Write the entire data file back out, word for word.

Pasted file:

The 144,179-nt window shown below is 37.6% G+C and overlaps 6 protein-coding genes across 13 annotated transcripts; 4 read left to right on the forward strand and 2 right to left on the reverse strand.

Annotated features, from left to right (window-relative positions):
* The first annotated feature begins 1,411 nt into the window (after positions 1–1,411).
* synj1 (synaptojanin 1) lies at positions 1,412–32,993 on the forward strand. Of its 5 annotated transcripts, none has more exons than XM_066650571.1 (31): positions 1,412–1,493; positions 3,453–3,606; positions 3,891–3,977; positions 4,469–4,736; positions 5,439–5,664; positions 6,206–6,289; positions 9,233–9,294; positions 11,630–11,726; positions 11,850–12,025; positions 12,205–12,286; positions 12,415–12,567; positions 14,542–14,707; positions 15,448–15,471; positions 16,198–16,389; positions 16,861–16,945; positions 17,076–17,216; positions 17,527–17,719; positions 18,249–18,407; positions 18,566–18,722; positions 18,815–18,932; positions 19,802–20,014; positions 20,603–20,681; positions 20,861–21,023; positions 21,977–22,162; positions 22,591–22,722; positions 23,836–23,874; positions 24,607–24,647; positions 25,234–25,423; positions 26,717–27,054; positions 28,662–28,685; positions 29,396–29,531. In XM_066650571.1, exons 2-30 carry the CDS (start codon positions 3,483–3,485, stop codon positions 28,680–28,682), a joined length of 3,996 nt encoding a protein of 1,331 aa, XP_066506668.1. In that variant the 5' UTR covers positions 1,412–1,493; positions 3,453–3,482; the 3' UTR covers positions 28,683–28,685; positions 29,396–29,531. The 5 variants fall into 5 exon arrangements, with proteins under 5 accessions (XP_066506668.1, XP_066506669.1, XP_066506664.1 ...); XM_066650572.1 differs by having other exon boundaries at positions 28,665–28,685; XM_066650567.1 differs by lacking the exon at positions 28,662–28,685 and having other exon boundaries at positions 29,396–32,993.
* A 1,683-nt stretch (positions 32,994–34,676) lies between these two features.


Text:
The 144,179-nt window shown below is 37.6% G+C and overlaps 6 protein-coding genes across 13 annotated transcripts; 4 read left to right on the forward strand and 2 right to left on the reverse strand.

Annotated features, from left to right (window-relative positions):
* The first annotated feature begins 1,411 nt into the window (after positions 1–1,411).
* synj1 (synaptojanin 1) lies at positions 1,412–32,993 on the forward strand. Of its 5 annotated transcripts, none has more exons than XM_066650571.1 (31): positions 1,412–1,493; positions 3,453–3,606; positions 3,891–3,977; positions 4,469–4,736; positions 5,439–5,664; positions 6,206–6,289; positions 9,233–9,294; positions 11,630–11,726; positions 11,850–12,025; positions 12,205–12,286; positions 12,415–12,567; positions 14,542–14,707; positions 15,448–15,471; positions 16,198–16,389; positions 16,861–16,945; positions 17,076–17,216; positions 17,527–17,719; positions 18,249–18,407; positions 18,566–18,722; positions 18,815–18,932; positions 19,802–20,014; positions 20,603–20,681; positions 20,861–21,023; positions 21,977–22,162; positions 22,591–22,722; positions 23,836–23,874; positions 24,607–24,647; positions 25,234–25,423; positions 26,717–27,054; positions 28,662–28,685; positions 29,396–29,531. In XM_066650571.1, exons 2-30 carry the CDS (start codon positions 3,483–3,485, stop codon positions 28,680–28,682), a joined length of 3,996 nt encoding a protein of 1,331 aa, XP_066506668.1. In that variant the 5' UTR covers positions 1,412–1,493; positions 3,453–3,482; the 3' UTR covers positions 28,683–28,685; positions 29,396–29,531. The 5 variants fall into 5 exon arrangements, with proteins under 5 accessions (XP_066506668.1, XP_066506669.1, XP_066506664.1 ...); XM_066650572.1 differs by having other exon boundaries at positions 28,665–28,685; XM_066650567.1 differs by lacking the exon at positions 28,662–28,685 and having other exon boundaries at positions 29,396–32,993.
* A 1,683-nt stretch (positions 32,994–34,676) lies between these two features.